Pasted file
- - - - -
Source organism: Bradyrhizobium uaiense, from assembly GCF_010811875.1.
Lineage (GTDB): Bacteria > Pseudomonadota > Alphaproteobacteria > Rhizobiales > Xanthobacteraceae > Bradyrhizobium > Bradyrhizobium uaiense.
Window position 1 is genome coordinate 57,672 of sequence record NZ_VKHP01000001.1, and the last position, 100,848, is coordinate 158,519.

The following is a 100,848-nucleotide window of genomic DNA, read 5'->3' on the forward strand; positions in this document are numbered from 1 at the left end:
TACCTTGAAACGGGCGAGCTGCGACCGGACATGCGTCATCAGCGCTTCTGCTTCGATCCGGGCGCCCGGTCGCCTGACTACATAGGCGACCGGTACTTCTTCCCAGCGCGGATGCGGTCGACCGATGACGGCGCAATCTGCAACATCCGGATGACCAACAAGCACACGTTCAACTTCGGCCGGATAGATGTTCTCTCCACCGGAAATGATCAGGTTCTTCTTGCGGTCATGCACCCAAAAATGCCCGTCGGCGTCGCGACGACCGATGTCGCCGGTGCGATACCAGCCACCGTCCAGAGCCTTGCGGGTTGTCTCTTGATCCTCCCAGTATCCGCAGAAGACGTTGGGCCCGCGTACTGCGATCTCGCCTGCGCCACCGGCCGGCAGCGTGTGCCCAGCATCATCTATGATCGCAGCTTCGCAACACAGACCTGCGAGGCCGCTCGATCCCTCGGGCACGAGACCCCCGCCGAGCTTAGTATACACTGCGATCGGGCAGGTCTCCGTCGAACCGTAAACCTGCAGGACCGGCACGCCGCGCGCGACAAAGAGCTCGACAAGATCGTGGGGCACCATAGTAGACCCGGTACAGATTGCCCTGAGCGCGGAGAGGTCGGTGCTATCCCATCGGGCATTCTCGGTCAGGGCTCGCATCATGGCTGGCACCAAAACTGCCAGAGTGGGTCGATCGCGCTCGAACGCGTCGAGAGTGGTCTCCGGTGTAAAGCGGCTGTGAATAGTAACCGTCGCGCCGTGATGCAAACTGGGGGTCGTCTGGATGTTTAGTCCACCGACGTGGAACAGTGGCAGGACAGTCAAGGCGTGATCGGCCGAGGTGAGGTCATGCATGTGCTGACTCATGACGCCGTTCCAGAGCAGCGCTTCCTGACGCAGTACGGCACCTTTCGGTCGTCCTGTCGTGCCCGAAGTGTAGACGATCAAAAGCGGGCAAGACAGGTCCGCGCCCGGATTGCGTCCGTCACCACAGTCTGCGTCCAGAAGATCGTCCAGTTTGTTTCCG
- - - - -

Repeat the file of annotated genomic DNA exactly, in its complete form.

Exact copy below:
Source organism: Bradyrhizobium uaiense, from assembly GCF_010811875.1.
Lineage (GTDB): Bacteria > Pseudomonadota > Alphaproteobacteria > Rhizobiales > Xanthobacteraceae > Bradyrhizobium > Bradyrhizobium uaiense.
Window position 1 is genome coordinate 57,672 of sequence record NZ_VKHP01000001.1, and the last position, 100,848, is coordinate 158,519.

The following is a 100,848-nucleotide window of genomic DNA, read 5'->3' on the forward strand; positions in this document are numbered from 1 at the left end:
TACCTTGAAACGGGCGAGCTGCGACCGGACATGCGTCATCAGCGCTTCTGCTTCGATCCGGGCGCCCGGTCGCCTGACTACATAGGCGACCGGTACTTCTTCCCAGCGCGGATGCGGTCGACCGATGACGGCGCAATCTGCAACATCCGGATGACCAACAAGCACACGTTCAACTTCGGCCGGATAGATGTTCTCTCCACCGGAAATGATCAGGTTCTTCTTGCGGTCATGCACCCAAAAATGCCCGTCGGCGTCGCGACGACCGATGTCGCCGGTGCGATACCAGCCACCGTCCAGAGCCTTGCGGGTTGTCTCTTGATCCTCCCAGTATCCGCAGAAGACGTTGGGCCCGCGTACTGCGATCTCGCCTGCGCCACCGGCCGGCAGCGTGTGCCCAGCATCATCTATGATCGCAGCTTCGCAACACAGACCTGCGAGGCCGCTCGATCCCTCGGGCACGAGACCCCCGCCGAGCTTAGTATACACTGCGATCGGGCAGGTCTCCGTCGAACCGTAAACCTGCAGGACCGGCACGCCGCGCGCGACAAAGAGCTCGACAAGATCGTGGGGCACCATAGTAGACCCGGTACAGATTGCCCTGAGCGCGGAGAGGTCGGTGCTATCCCATCGGGCATTCTCGGTCAGGGCTCGCATCATGGCTGGCACCAAAACTGCCAGAGTGGGTCGATCGCGCTCGAACGCGTCGAGAGTGGTCTCCGGTGTAAAGCGGCTGTGAATAGTAACCGTCGCGCCGTGATGCAAACTGGGGGTCGTCTGGATGTTTAGTCCACCGACGTGGAACAGTGGCAGGACAGTCAAGGCGTGATCGGCCGAGGTGAGGTCATGCATGTGCTGACTCATGACGCCGTTCCAGAGCAGCGCTTCCTGACGCAGTACGGCACCTTTCGGTCGTCCTGTCGTGCCCGAAGTGTAGACGATCAAAAGCGGGCAAGACAGGTCCGCGCCCGGATTGCGTCCGTCACCACAGTCTGCGTCCAGAAGATCGTCCAGTTTGTTTCCG